What To Do When I’m Gone – A Mother’s Wisdom to Her Daughter by Suzy Hopkins and Hallie Bateman (actual mother/daughter team – mother wrote the copy, daughter created the graphics; Bloomsbury USA, April 2018). This is a book I wish I had written or collaborated on. It is funny, poignant, simple, and wise – sharing what is meaningful in life. It also reminds me of another subject dear to my heart – how I always miss my precious mother even though I’ve found ways to keep her by my side. Here is a link to a longer book review written earlier this year… https://bookambassador.com/2018/06/08/what-to-do-when-im-gone-charming-new-book-about-mortality-and-what-we-can-mindfully-leave-behind/
Life-Limiting Illness and Meeting the Concept of Mortality
***Life After the Diagnosis: Expert Advice on Living Well with Serious Illness for Patients and Caregivers by Steven Z. Pantillat, MD, head of the Palliative Care Unit at UCSF Hospital. I am particularly biased, not only because his book is both a compassionate and practical guide, but because I have had the pleasure of a one-on-one with this sensitive soul who has years of dedicated experience. I pray I am not in need of medical care when it is my time, but he is a doctor I would choose.
***The Five Invitations: Discovering What Death Can Teach Us About Living Fully by Zen Hospice founder Frank Ostaseski. I don’t know anyone who has read this book, been in Frank’s company, or watched him on You Tube videos who does not instantly relate to his warm, connecting way. I am sad that Zen Hospice, a model center for compassionate care, has closed. I was fortunate enough to visit twice. I highly recommend Frank O’s wise book. When I am in Mexico, the meditation book club I attended this year chose this as one of their books. The Spanish language version is selling well in Mexico and Spain!
***When Breath Becomes Air by Paul Kalinthi I’ve read this book twice and will eventually read it again. An honest, poignant, poetic, compelling exploration of mortality by a 37 year old neurosurgeon whom I wish I had known. Remarkable. Another plea for choosing to live your life to the fullest your last days.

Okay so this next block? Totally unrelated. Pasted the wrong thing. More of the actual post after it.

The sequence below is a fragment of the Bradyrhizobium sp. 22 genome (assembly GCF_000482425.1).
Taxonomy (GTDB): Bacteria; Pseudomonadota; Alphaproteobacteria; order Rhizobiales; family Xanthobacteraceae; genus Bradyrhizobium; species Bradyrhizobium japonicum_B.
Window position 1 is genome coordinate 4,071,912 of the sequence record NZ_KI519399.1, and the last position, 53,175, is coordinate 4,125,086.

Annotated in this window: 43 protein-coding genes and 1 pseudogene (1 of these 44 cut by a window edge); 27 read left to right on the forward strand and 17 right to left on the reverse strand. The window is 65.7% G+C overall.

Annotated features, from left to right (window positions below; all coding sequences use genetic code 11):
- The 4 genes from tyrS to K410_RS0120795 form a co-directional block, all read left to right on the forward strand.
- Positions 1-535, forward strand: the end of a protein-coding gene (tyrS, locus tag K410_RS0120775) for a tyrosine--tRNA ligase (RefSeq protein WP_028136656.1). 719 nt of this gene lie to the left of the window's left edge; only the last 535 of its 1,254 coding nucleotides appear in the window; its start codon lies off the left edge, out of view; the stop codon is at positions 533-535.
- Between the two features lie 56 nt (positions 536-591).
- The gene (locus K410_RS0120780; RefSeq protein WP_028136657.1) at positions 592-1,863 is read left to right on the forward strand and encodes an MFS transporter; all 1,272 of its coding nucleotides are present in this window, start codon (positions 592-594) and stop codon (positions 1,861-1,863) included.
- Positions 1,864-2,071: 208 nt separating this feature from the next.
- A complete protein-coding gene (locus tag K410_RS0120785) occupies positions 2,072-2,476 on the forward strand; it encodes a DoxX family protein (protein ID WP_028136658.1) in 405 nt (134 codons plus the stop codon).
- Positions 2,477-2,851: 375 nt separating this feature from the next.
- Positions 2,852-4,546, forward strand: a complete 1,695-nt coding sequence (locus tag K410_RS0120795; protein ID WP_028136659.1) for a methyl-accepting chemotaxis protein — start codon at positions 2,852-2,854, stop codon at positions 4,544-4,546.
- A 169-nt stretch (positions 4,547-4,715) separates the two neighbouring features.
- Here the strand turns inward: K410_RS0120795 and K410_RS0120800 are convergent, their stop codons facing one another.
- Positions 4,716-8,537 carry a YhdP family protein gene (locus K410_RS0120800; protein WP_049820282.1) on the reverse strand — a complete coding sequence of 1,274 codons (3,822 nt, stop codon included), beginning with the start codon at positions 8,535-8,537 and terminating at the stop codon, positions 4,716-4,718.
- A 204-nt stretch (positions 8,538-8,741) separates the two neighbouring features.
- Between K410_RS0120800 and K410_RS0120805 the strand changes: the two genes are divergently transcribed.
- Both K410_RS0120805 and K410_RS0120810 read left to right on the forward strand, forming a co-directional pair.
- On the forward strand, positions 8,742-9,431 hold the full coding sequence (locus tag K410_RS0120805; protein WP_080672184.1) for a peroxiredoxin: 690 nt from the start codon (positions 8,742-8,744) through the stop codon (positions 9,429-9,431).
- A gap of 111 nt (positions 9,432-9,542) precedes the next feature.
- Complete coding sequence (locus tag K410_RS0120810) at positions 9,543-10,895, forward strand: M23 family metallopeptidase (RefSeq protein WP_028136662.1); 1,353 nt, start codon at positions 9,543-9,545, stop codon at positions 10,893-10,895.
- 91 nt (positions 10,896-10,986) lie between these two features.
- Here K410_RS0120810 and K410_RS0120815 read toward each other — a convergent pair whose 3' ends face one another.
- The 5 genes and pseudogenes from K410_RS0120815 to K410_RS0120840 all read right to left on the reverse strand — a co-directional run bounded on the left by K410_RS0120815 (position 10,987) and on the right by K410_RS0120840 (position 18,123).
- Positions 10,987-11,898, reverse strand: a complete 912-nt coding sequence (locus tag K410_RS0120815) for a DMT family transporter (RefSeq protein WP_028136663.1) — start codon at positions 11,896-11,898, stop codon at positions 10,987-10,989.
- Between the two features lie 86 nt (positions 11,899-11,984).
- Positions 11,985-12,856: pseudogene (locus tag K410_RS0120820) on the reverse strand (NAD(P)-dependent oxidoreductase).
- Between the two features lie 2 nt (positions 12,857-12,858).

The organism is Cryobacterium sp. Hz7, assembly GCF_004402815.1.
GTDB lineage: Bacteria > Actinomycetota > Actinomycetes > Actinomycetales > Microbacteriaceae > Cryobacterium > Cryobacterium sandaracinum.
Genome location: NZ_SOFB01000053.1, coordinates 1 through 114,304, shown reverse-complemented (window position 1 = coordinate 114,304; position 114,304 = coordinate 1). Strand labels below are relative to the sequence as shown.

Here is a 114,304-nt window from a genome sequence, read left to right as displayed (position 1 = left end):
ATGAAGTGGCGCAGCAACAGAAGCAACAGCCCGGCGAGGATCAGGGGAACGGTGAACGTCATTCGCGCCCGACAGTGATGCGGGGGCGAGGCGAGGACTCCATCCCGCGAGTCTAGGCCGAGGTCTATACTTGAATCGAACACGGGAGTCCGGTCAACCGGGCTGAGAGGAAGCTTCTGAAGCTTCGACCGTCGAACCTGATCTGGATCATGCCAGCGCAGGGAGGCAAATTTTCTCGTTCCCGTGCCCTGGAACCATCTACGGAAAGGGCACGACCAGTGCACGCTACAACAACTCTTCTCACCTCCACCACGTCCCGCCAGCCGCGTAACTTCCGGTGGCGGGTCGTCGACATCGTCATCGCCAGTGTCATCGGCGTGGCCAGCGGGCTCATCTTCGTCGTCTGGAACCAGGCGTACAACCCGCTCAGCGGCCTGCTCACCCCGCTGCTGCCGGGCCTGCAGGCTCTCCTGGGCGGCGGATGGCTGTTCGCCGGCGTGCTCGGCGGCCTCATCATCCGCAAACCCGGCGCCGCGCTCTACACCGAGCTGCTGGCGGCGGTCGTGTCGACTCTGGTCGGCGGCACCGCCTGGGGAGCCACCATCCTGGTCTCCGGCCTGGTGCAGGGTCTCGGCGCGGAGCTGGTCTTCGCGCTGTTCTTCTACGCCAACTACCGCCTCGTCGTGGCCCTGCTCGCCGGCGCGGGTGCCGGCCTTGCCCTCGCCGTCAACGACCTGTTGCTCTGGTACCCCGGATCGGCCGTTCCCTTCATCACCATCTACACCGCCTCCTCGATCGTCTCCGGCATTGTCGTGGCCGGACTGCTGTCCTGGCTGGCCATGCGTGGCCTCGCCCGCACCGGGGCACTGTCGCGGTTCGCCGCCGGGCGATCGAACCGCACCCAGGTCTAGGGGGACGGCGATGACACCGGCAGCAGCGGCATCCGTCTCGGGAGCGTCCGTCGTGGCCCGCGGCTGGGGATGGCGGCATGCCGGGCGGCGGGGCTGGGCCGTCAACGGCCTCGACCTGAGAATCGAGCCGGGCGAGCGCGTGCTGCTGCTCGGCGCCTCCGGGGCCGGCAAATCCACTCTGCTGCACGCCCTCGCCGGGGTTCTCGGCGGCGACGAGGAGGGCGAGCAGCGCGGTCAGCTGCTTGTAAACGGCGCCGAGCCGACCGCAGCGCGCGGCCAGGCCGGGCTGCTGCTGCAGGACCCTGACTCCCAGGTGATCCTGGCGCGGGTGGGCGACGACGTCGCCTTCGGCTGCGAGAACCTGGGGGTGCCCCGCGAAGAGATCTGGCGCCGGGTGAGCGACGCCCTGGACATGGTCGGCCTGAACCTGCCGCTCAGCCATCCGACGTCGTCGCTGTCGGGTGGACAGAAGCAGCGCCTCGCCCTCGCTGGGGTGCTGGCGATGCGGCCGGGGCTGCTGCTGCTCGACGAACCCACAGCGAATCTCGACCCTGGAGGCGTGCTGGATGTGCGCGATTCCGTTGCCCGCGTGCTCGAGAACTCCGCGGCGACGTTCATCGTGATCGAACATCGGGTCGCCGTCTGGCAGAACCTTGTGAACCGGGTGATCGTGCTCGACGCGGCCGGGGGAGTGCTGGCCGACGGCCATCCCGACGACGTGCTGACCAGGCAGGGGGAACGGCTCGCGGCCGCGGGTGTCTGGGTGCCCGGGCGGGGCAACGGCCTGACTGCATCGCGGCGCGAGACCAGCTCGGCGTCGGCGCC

Desire to Die
Choosing to Die by Phyllis Shacter An intimate, compassionate, first-hand account of how her husband with Alzheimer’s chose VSED (voluntary stop eating and drinking) when he felt he was going to loose his quality of life. He died 9 1/2 days later. She gently shares how this must not be viewed as suicide but rather as elective death. VSED is a concept to reflect upon and pray you might not need. Note: There is a documentary film of the same title from BBC Scotland, but it is not about VSED.
American Way of Death Revisited A brave, scathing, investigative review of the American funeral industry by Jessica Mitford. First published 1963; updated in 1996.
Smoke Gets in Your Eyes by feisty, funny, super articulate Los Angeles-based mortician Caitlin Doughty, founder of the Order of the Good Death. A call to return to the “old ways”, natural ways, with dignified, sacred rituals honoring those who have passed, and more.
Title to be added here when I am introduced to a well-researched book about sacred green funerals and green burials.
During and After Death Rituals
Sacred Dying by theologian and founder of the Sacred Dying Foundation, Megory Anderson A well-conceived book offering many options. Excellent pull quotes in the margins and an appendix with a variety of prayers, poetry, and sacred texts. She is currently working on a second book for 2019 release.
The Craft of Compassion at the Bedside of the Ill aka Conspiracies of Kindness by Michael Ortiz Hill, hospice nurse, rescue worker, Buddhist practitioner, and an initiated medicine man with the tribal people of Zimbabwe. Loving, deep, spiritual. Five stars on Amazon.
The Tibetan Book of Living and Dying “There is no greater gift of charity you can give than helping a person to die well.” – Sogyal Rinpoche, monk and author of this 1992 modern version of The Tibetan Book of the Dead. I might phrase it another way… I find the gift comes from patients. In any event, it is a human right to die comfortably, in a dignified way, according to the wishes of the person you are attending. We might be guides or witnesses; the journey belongs exclusively to the dying. Before and after rituals are described in the Tibetan material as well as consciousness after death in the bardo, the interval between death and the next rebirth.
Goodreads.com is an excellent place to search for more books.
If you go to Amazon.com and search books on death and dying, there are over 20 pages of books to choose from. Some are mentioned above, other titles include Dying A Memoir by Australian Cory Taylor (a favorite of a NY Times reviewer – I like the beautiful vintage book cover with sweet birds and the beginning best. She and a group with illness discuss ways to out themselves so they have fall back – none of them end up choosing to die by hemlock or other method); Sherwin Nuland’s How We Die, Terri Daniel’s Embracing Death: A New Look at Grief, Gratitude, and God; Stephen Levine’s A Year to Live (a concept I like – living every day of one year as if it were your last), and social worker Henry Fersko-Weiss’ Caring for the Dying: The Doula Approach to a Meaningful Death.
My apologies to those of you whose books are not included – so many worthy books to choose from, and many as yet unread.
Note: Because I am a student of mortality, and a book shepherd, please note how I unabashedly admit I would welcome guiding an author, medical professional or not, for publication on any of the subjects above 😉 Thank you!!!